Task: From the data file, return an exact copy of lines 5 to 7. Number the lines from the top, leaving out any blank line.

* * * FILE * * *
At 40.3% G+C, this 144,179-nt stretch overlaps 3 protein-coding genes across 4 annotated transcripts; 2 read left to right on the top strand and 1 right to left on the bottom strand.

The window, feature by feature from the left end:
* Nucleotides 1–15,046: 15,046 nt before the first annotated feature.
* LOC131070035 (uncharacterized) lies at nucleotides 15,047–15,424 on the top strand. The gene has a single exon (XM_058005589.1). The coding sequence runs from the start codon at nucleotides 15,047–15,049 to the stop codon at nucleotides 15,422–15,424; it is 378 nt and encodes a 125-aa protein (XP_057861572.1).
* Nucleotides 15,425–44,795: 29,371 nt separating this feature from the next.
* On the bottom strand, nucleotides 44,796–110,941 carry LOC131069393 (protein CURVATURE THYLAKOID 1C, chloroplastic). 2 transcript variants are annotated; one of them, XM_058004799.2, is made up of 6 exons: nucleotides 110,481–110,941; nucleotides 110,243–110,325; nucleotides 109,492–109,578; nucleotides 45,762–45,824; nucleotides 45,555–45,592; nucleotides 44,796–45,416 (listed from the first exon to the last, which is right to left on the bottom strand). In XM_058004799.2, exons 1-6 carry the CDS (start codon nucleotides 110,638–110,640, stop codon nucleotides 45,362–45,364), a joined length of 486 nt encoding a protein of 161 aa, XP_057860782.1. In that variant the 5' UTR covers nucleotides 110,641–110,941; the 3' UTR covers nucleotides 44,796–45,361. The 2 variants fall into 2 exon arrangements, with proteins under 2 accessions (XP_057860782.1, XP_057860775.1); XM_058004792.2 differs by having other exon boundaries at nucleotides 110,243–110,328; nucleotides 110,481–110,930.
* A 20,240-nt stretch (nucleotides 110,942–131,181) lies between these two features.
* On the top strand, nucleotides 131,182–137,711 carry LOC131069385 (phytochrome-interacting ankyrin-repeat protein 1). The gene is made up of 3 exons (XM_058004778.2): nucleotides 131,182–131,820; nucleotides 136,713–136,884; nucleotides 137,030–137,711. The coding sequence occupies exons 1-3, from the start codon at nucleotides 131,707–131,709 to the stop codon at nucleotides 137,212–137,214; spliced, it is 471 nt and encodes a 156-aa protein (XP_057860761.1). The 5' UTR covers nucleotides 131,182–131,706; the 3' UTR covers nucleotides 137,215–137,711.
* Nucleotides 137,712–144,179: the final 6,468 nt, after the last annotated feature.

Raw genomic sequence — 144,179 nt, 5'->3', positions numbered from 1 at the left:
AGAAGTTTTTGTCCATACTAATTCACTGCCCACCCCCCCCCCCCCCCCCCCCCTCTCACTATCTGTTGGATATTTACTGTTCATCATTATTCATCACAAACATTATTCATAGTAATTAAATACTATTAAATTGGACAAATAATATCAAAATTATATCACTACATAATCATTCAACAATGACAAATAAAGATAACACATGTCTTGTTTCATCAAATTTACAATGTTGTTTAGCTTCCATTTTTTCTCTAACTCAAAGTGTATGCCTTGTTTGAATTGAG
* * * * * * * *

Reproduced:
* Nucleotides 15,425–44,795: 29,371 nt separating this feature from the next.
* On the bottom strand, nucleotides 44,796–110,941 carry LOC131069393 (protein CURVATURE THYLAKOID 1C, chloroplastic). 2 transcript variants are annotated; one of them, XM_058004799.2, is made up of 6 exons: nucleotides 110,481–110,941; nucleotides 110,243–110,325; nucleotides 109,492–109,578; nucleotides 45,762–45,824; nucleotides 45,555–45,592; nucleotides 44,796–45,416 (listed from the first exon to the last, which is right to left on the bottom strand). In XM_058004799.2, exons 1-6 carry the CDS (start codon nucleotides 110,638–110,640, stop codon nucleotides 45,362–45,364), a joined length of 486 nt encoding a protein of 161 aa, XP_057860782.1. In that variant the 5' UTR covers nucleotides 110,641–110,941; the 3' UTR covers nucleotides 44,796–45,361. The 2 variants fall into 2 exon arrangements, with proteins under 2 accessions (XP_057860782.1, XP_057860775.1); XM_058004792.2 differs by having other exon boundaries at nucleotides 110,243–110,328; nucleotides 110,481–110,930.
* A 20,240-nt stretch (nucleotides 110,942–131,181) lies between these two features.